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Tan, D. K. C., Goh, N. K., Chia, L. S., & Taber, K. S. (2003). Ions and ionisation energy. Australian Journal of Education in Chemistry, 72, 21-26.
Previous research (Taber, 1999, 2000a) has shown that A-level students in the United Kingdom had difficulty understanding the concepts involved in ionisation energy. The purpose of this study, which involved the use of interviews and written
instruments, was to determine if Grades 11 and 12 students (16 to 19 years old) in Singapore had similar alternative conceptions and explanatory principles of the factors influencing ionisation energy as their A-level counterparts in the
United Kingdom (U.K.), as well as to explore students' conceptions of the trend of ionisation energy across different elements in the Periodic Table. The results showed that many students in Singapore applied the same octet rule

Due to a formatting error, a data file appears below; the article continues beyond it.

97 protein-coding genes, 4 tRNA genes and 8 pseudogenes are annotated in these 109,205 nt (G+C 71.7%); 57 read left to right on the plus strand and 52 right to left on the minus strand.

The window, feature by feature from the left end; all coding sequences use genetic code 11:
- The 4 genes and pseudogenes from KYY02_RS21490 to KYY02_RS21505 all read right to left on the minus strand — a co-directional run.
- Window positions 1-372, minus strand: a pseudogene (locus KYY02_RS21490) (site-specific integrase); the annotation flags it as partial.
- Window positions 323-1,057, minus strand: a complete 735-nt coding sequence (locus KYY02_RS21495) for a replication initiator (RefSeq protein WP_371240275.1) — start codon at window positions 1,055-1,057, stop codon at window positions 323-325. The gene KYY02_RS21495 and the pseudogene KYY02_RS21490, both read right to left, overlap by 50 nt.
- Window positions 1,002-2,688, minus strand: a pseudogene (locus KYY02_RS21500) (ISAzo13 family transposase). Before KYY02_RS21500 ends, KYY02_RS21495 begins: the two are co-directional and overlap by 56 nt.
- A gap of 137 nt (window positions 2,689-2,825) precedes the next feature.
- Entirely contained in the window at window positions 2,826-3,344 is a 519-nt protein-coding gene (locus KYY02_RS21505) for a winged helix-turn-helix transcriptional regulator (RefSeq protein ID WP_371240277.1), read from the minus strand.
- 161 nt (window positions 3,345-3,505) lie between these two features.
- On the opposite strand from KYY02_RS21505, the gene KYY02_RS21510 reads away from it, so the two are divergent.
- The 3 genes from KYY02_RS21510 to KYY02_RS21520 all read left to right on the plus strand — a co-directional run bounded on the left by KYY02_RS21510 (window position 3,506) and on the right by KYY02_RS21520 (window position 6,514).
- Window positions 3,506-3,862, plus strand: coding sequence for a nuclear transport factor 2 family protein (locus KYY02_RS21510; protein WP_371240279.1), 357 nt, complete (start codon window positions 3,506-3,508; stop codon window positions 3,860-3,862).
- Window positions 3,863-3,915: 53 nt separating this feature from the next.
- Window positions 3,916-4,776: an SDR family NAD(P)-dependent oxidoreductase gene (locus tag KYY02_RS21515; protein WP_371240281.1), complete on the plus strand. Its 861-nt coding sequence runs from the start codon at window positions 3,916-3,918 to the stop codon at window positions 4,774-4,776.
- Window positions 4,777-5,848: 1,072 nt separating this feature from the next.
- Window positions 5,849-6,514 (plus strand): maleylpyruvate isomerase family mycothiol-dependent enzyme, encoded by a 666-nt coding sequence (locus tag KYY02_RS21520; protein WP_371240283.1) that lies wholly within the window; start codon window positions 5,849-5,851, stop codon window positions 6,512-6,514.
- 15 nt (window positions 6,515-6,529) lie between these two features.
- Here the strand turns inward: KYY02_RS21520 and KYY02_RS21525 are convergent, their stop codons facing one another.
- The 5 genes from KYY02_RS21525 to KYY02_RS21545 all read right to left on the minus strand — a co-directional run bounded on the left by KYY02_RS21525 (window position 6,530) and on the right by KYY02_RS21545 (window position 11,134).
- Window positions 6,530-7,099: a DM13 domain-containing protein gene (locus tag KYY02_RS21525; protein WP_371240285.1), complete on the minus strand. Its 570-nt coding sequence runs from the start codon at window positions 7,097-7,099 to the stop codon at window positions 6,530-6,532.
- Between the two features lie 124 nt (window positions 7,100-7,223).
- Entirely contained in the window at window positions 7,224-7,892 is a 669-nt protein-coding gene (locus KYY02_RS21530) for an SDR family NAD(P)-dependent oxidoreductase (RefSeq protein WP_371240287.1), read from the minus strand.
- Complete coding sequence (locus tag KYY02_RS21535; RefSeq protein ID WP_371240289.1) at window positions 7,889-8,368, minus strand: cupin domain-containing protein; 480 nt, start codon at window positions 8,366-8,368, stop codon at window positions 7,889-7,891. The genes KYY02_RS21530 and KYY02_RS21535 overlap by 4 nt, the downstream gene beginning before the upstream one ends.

framework and conservation of force thinking to explain the factors influencing ionisation energy as students in the U.K. In addition, the students resorted to relation-based reasoning to explain the trend of ionisation energy across period 3
elements. The authors believed that the way ionisation energy was taught.and presented in textbooks could be the cause of students' difficulties in understanding ionisation energy. Teachers and textbooks need to focus explicitly on the effects of nuclear charge, the distance of the electron from the nucleus, the repulsion/screening effect of the other
electrons present, and the interplay between these factors to explain the factors influencing ionisation energy and the trend in ionisation energy across period 3.
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